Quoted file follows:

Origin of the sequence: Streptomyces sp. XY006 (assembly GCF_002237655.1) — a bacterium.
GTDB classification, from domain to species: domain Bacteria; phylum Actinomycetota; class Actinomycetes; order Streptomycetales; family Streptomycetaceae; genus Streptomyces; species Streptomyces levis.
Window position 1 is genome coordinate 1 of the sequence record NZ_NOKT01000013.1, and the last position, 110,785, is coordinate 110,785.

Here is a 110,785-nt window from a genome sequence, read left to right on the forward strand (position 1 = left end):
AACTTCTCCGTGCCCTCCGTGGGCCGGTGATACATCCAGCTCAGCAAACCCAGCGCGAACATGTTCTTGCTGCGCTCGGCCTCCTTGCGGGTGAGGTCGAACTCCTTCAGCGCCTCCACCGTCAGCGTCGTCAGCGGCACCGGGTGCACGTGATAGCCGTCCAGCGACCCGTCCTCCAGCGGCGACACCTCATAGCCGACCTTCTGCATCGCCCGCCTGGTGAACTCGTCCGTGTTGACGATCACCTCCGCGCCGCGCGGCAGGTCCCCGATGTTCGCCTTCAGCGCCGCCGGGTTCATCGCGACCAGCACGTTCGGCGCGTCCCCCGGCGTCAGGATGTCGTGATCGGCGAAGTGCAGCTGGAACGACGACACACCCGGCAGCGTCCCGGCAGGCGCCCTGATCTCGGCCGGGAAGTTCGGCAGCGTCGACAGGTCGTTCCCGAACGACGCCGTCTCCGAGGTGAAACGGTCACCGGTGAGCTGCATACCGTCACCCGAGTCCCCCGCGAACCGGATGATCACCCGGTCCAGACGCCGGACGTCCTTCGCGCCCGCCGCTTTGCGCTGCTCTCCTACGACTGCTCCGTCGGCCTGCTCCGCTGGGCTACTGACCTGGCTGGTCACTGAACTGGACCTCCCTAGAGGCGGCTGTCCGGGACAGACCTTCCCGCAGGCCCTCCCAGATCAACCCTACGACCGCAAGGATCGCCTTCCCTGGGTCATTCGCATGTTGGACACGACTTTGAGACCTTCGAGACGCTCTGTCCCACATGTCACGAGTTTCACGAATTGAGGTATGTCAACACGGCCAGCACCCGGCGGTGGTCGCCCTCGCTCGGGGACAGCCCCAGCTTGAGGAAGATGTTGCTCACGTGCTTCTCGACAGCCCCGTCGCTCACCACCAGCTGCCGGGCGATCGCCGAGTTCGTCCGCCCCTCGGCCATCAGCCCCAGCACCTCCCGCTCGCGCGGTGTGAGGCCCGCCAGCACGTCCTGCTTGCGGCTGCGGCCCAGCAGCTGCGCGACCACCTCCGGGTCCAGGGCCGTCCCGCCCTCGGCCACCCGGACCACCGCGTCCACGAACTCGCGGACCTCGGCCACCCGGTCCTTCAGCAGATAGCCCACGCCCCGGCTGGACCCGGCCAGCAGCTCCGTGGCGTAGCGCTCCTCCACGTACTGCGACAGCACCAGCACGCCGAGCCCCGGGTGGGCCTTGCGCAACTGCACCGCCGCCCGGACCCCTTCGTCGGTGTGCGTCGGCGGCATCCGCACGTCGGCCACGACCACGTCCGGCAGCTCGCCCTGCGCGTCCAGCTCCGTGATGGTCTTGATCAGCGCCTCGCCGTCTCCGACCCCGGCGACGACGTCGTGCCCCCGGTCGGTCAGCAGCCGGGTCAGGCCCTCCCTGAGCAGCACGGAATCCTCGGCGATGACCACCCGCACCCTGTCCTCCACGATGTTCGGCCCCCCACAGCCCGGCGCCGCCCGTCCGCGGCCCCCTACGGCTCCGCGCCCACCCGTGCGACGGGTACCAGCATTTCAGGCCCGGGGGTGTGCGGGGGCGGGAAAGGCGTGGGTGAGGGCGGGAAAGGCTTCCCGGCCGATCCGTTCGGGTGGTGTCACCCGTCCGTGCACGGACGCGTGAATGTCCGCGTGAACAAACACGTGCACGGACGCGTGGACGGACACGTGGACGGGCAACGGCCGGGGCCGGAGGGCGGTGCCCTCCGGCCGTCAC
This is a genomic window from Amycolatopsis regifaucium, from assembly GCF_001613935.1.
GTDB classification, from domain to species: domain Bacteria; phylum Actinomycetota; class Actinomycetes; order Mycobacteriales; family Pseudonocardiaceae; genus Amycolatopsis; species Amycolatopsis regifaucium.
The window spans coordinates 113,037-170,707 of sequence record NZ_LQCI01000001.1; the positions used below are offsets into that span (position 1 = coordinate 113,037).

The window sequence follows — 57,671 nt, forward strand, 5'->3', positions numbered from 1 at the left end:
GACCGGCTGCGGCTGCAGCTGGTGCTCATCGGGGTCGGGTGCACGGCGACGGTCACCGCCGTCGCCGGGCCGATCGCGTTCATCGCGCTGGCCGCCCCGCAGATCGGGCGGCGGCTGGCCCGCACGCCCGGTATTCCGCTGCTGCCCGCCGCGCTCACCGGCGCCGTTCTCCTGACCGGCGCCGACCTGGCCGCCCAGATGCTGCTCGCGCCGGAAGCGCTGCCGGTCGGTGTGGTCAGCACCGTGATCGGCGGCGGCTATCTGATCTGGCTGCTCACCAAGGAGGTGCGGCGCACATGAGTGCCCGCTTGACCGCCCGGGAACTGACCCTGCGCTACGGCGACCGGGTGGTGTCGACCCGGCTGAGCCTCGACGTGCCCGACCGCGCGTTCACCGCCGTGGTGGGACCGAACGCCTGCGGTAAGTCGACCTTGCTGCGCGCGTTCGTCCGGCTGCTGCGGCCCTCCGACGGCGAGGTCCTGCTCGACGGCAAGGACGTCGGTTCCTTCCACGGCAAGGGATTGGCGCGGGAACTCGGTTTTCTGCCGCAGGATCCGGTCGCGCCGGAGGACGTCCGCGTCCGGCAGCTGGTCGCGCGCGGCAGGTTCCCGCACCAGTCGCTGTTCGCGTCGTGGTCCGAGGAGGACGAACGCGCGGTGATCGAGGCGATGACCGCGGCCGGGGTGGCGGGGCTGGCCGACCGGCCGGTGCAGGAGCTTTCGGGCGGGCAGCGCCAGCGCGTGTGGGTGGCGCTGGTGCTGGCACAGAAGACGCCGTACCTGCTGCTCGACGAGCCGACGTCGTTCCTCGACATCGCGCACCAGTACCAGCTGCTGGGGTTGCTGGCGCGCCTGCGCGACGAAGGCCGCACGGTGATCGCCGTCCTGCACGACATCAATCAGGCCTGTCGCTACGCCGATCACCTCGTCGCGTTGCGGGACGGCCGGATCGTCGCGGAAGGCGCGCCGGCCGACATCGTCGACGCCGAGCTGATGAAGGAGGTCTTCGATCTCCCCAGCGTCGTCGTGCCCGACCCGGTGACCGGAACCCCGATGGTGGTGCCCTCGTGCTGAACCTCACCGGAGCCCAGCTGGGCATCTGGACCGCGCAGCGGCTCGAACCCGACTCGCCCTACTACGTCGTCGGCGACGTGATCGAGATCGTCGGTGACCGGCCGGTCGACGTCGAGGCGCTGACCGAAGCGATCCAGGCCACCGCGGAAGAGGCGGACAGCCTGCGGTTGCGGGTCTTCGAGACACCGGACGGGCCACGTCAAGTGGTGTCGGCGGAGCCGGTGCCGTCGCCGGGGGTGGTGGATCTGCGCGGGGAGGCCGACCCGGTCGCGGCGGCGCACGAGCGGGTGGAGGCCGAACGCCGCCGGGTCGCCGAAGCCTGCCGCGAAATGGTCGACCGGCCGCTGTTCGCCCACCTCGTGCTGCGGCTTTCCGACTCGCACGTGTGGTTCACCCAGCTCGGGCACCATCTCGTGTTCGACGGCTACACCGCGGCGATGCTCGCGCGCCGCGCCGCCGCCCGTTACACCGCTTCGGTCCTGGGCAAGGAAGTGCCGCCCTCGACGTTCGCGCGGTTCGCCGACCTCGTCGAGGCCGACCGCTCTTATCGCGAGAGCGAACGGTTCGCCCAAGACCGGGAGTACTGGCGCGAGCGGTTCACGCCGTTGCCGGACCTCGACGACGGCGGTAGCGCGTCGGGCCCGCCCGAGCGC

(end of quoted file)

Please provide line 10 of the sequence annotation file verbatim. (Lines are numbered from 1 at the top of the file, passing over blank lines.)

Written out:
GACCGGCTGCGGCTGCAGCTGGTGCTCATCGGGGTCGGGTGCACGGCGACGGTCACCGCCGTCGCCGGGCCGATCGCGTTCATCGCGCTGGCCGCCCCGCAGATCGGGCGGCGGCTGGCCCGCACGCCCGGTATTCCGCTGCTGCCCGCCGCGCTCACCGGCGCCGTTCTCCTGACCGGCGCCGACCTGGCCGCCCAGATGCTGCTCGCGCCGGAAGCGCTGCCGGTCGGTGTGGTCAGCACCGTGATCGGCGGCGGCTATCTGATCTGGCTGCTCACCAAGGAGGTGCGGCGCACATGAGTGCCCGCTTGACCGCCCGGGAACTGACCCTGCGCTACGGCGACCGGGTGGTGTCGACCCGGCTGAGCCTCGACGTGCCCGACCGCGCGTTCACCGCCGTGGTGGGACCGAACGCCTGCGGTAAGTCGACCTTGCTGCGCGCGTTCGTCCGGCTGCTGCGGCCCTCCGACGGCGAGGTCCTGCTCGACGGCAAGGACGTCGGTTCCTTCCACGGCAAGGGATTGGCGCGGGAACTCGGTTTTCTGCCGCAGGATCCGGTCGCGCCGGAGGACGTCCGCGTCCGGCAGCTGGTCGCGCGCGGCAGGTTCCCGCACCAGTCGCTGTTCGCGTCGTGGTCCGAGGAGGACGAACGCGCGGTGATCGAGGCGATGACCGCGGCCGGGGTGGCGGGGCTGGCCGACCGGCCGGTGCAGGAGCTTTCGGGCGGGCAGCGCCAGCGCGTGTGGGTGGCGCTGGTGCTGGCACAGAAGACGCCGTACCTGCTGCTCGACGAGCCGACGTCGTTCCTCGACATCGCGCACCAGTACCAGCTGCTGGGGTTGCTGGCGCGCCTGCGCGACGAAGGCCGCACGGTGATCGCCGTCCTGCACGACATCAATCAGGCCTGTCGCTACGCCGATCACCTCGTCGCGTTGCGGGACGGCCGGATCGTCGCGGAAGGCGCGCCGGCCGACATCGTCGACGCCGAGCTGATGAAGGAGGTCTTCGATCTCCCCAGCGTCGTCGTGCCCGACCCGGTGACCGGAACCCCGATGGTGGTGCCCTCGTGCTGAACCTCACCGGAGCCCAGCTGGGCATCTGGACCGCGCAGCGGCTCGAACCCGACTCGCCCTACTACGTCGTCGGCGACGTGATCGAGATCGTCGGTGACCGGCCGGTCGACGTCGAGGCGCTGACCGAAGCGATCCAGGCCACCGCGGAAGAGGCGGACAGCCTGCGGTTGCGGGTCTTCGAGACACCGGACGGGCCACGTCAAGTGGTGTCGGCGGAGCCGGTGCCGTCGCCGGGGGTGGTGGATCTGCGCGGGGAGGCCGACCCGGTCGCGGCGGCGCACGAGCGGGTGGAGGCCGAACGCCGCCGGGTCGCCGAAGCCTGCCGCGAAATGGTCGACCGGCCGCTGTTCGCCCACCTCGTGCTGCGGCTTTCCGACTCGCACGTGTGGTTCACCCAGCTCGGGCACCATCTCGTGTTCGACGGCTACACCGCGGCGATGCTCGCGCGCCGCGCCGCCGCCCGTTACACCGCTTCGGTCCTGGGCAAGGAAGTGCCGCCCTCGACGTTCGCGCGGTTCGCCGACCTCGTCGAGGCCGACCGCTCTTATCGCGAGAGCGAACGGTTCGCCCAAGACCGGGAGTACTGGCGCGAGCGGTTCACGCCGTTGCCGGACCTCGACGACGGCGGTAGCGCGTCGGGCCCGCCCGAGCGC